In building fences around Artificial Intelligence and race beware Artificial Intelligence and an increasing digitised world. Artificial Intelligence should be regulated. A stronger stance should be taken. Technology companies are the most powerful companies in the world. We are all leaving a monumental digital paper trail and footprint behind. We should all ask ourselves this. Who has access to this kind of information? Who has access to our most personal information? Regulations around Artificial Intelligence should be stepped up and governments around the world should introduce these regulations. It should preferably be a government department. The more aware we become of Artificial Intelligence the more cognisant we should become as individuals about data security and data rights. As we build fences around legal discrimination we must look towards a future where we are empowered by the information and the resources that we have at our disposal.

Equality has a role to play in that empowerment. The position of Africans is bleak when it comes to the moral question of legal discrimination and equality. Struggle exists. Social conditioning exists. The human condition is marked by intellectual, political, and material barriers to progress. It is up to the powers that be to decide which strategies and research methodologies to use when it comes to Artificial Intelligence. Data rights is a human right. We live in a world where we cannot do without social media networking, the use of a cell phone, a charger and would not be able to live off the grid without a search engine, apps, Wi Fi, and a viable Internet connection. Perhaps it is only in the meta verse that racial discrimination will be lifted. “In the last decade” as was reported in Forbes, “a trend has emerged. Data privacy.” What is data privacy? Data privacy should be regarded as a human rights principle. The individual must understand the legalities surrounding their personal information.

Confidentiality, privacy, and informed consent should require a human rights advocate when it regards data security. Data sharing raises important ethical questions. Governments should become more aware of the fact that we are on a dangerous trajectory if Artificial Intelligence is not regulated. Africa has been active on the mobile phone front with users taking advantage of its usefulness and accessibility. There’s no question regarding my belief that by following protocol and with scientific reforms in place that Africa can take the lead of establishing hubs of research methodologies when it comes to Artificial Intelligence. Instead of waiting for the world to come to us an understanding by Africans and for Africans must be gathered when it comes to the collection, storage, and dissemination of data topics. When it comes to legal discrimination, what must be done, how short or how long must the response time be from the authorities handling these kinds of cases? The question remains.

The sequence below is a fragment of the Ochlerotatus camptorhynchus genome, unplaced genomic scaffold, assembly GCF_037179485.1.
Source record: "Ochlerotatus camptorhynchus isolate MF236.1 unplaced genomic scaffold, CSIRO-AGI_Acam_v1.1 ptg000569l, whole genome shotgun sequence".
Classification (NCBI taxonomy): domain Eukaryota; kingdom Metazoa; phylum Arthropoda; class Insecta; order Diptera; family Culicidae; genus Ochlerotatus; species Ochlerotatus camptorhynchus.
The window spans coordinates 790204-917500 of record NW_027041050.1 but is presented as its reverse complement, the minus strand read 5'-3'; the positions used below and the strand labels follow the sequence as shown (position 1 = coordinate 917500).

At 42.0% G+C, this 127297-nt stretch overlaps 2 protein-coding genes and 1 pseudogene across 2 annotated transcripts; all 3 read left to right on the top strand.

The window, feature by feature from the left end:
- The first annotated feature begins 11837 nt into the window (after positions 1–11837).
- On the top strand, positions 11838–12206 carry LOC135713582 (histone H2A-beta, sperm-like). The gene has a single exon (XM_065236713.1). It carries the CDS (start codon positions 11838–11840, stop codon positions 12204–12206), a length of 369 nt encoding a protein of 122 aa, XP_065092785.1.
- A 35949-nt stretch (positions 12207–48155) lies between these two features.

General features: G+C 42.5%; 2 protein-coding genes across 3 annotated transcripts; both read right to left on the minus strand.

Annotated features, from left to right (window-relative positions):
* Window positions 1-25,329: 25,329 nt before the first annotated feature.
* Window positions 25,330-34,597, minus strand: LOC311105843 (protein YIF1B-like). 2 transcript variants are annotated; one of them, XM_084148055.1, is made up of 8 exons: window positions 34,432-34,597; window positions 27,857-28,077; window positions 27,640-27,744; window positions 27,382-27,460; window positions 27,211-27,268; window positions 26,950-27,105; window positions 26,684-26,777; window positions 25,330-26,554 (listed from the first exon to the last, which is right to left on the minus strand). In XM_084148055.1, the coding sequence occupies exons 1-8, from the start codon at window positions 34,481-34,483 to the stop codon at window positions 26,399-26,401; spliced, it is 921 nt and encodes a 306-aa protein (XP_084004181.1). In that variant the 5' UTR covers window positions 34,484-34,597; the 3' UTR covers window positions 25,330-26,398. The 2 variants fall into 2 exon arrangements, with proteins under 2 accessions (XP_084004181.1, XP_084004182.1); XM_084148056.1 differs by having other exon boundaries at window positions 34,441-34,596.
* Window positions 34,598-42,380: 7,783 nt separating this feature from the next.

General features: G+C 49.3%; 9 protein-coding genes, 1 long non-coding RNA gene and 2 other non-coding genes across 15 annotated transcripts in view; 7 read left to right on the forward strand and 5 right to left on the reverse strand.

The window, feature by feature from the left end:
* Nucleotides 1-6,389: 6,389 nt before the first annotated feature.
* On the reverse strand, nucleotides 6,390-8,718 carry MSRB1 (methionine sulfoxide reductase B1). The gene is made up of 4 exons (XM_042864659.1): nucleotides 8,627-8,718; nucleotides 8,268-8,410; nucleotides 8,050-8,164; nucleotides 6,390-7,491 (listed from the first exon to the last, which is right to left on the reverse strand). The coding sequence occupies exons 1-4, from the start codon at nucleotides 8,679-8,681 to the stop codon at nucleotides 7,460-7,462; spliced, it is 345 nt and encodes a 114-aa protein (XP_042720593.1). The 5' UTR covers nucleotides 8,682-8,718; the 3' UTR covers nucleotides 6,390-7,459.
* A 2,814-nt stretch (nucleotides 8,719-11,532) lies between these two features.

What will the digital era teach humanity about human and android relationships and Artificial Intelligence and discrimination, and the capacity that we have for intellectualism and intelligence?

Abigail George
Abigail George
Pushcart Prize and Best of the Net nominated shortlisted and longlisted poet Abigail George is a recipient of four writing grants from the National Arts Council, the Centre for Book and ECPACC. She briefly studied film, writes for The Poet, is an editor at MMAP and Contributing Writer at African Writer. She is a blogger, essayist, writer of several short stories, novellas and has ventured out to write for film with two projects in development . She was recently interviewed for Sentinel, and the BBC.